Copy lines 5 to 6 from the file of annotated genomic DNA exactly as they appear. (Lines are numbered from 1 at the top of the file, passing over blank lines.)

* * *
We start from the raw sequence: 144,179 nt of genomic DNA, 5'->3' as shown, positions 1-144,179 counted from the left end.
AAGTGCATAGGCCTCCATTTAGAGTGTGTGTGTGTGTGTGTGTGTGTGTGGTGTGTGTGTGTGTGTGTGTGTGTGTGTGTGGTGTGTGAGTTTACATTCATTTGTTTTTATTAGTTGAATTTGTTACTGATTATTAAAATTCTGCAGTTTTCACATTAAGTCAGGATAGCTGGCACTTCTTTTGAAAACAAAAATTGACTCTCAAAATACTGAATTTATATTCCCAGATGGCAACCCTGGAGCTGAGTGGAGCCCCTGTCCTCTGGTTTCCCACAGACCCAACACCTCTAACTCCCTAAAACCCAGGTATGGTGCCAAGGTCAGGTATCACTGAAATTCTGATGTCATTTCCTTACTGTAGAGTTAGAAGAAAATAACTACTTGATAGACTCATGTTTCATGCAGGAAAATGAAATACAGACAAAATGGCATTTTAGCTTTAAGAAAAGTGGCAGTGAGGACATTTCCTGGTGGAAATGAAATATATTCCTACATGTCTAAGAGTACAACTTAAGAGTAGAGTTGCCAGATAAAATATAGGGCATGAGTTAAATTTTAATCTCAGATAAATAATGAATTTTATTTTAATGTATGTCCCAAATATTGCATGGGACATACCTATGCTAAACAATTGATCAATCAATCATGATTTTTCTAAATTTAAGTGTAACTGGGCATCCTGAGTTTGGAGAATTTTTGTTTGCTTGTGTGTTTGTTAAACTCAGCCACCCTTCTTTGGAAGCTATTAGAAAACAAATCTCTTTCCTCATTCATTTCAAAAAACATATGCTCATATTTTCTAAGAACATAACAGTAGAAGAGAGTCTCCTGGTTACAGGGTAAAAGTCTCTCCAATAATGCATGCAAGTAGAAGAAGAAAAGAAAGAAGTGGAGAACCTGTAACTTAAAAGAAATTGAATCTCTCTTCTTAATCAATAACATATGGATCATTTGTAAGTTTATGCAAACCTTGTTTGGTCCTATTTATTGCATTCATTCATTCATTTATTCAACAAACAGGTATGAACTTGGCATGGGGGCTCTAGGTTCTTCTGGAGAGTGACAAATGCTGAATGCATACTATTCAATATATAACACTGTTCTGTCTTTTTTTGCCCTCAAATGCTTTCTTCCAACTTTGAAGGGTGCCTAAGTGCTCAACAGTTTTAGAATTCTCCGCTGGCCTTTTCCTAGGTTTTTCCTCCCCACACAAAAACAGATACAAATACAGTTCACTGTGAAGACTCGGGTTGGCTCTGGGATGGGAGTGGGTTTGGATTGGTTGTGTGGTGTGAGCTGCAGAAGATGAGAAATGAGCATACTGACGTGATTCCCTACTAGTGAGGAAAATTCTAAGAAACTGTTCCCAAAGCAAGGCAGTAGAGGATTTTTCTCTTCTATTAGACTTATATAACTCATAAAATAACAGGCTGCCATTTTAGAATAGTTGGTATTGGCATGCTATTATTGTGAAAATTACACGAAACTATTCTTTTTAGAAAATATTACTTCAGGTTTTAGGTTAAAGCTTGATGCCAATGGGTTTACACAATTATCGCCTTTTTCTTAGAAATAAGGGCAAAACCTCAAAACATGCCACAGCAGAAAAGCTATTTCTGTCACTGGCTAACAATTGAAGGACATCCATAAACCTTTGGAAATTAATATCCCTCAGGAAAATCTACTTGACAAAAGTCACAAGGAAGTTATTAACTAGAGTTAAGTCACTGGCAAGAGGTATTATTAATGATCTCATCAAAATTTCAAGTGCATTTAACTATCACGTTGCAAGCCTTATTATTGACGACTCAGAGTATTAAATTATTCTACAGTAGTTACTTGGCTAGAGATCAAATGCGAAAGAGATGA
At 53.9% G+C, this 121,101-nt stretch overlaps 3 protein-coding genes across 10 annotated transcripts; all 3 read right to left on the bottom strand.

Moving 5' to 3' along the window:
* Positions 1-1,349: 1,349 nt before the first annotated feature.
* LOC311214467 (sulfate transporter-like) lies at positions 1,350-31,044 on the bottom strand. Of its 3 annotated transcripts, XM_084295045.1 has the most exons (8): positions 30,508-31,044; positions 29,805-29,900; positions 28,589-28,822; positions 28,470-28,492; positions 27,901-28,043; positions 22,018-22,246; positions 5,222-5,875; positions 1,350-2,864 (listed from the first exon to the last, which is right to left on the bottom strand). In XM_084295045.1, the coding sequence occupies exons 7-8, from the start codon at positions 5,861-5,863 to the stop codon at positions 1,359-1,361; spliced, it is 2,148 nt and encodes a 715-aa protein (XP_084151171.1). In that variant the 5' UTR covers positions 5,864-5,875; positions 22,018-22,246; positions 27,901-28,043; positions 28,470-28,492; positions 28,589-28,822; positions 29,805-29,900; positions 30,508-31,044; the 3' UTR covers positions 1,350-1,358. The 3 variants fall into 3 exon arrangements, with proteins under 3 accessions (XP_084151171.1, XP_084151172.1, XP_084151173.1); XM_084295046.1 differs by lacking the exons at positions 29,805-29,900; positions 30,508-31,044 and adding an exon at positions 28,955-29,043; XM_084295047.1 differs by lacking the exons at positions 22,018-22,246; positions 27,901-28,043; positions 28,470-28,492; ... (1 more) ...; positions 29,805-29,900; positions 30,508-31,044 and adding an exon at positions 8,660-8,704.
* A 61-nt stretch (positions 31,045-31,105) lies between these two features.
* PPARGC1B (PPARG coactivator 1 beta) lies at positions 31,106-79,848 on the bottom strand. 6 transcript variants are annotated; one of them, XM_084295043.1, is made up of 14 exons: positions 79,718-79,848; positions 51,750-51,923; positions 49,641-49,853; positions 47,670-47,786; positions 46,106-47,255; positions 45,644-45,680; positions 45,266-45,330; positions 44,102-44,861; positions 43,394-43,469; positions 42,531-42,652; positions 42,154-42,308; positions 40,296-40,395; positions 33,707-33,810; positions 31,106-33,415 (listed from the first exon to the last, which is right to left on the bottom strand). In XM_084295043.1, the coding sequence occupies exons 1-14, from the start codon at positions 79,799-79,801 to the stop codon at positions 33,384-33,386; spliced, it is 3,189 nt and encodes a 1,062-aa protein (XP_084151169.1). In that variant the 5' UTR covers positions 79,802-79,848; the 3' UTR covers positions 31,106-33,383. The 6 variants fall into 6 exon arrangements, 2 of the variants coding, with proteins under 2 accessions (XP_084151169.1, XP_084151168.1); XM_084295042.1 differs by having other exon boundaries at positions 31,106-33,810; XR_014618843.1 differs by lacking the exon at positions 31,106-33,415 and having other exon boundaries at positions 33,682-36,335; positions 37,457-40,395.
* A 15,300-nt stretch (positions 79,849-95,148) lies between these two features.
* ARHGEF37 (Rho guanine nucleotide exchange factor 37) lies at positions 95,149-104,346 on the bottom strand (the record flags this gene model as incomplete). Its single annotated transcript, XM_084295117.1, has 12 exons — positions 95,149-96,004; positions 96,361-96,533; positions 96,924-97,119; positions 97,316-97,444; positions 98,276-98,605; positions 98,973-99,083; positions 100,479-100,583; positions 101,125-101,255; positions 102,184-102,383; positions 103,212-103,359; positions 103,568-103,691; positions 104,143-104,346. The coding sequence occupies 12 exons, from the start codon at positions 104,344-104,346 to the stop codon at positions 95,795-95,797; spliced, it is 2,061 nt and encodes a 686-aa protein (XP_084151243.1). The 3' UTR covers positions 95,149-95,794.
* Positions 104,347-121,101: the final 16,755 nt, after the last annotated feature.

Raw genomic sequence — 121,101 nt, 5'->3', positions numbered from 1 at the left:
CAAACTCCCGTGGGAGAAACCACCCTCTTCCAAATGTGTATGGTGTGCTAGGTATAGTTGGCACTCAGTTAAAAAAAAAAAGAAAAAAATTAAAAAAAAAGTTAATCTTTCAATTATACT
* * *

* Positions 1-1,349: 1,349 nt before the first annotated feature.
* LOC311214467 (sulfate transporter-like) lies at positions 1,350-31,044 on the bottom strand. Of its 3 annotated transcripts, XM_084295045.1 has the most exons (8): positions 30,508-31,044; positions 29,805-29,900; positions 28,589-28,822; positions 28,470-28,492; positions 27,901-28,043; positions 22,018-22,246; positions 5,222-5,875; positions 1,350-2,864 (listed from the first exon to the last, which is right to left on the bottom strand). In XM_084295045.1, the coding sequence occupies exons 7-8, from the start codon at positions 5,861-5,863 to the stop codon at positions 1,359-1,361; spliced, it is 2,148 nt and encodes a 715-aa protein (XP_084151171.1). In that variant the 5' UTR covers positions 5,864-5,875; positions 22,018-22,246; positions 27,901-28,043; positions 28,470-28,492; positions 28,589-28,822; positions 29,805-29,900; positions 30,508-31,044; the 3' UTR covers positions 1,350-1,358. The 3 variants fall into 3 exon arrangements, with proteins under 3 accessions (XP_084151171.1, XP_084151172.1, XP_084151173.1); XM_084295046.1 differs by lacking the exons at positions 29,805-29,900; positions 30,508-31,044 and adding an exon at positions 28,955-29,043; XM_084295047.1 differs by lacking the exons at positions 22,018-22,246; positions 27,901-28,043; positions 28,470-28,492; ... (1 more) ...; positions 29,805-29,900; positions 30,508-31,044 and adding an exon at positions 8,660-8,704.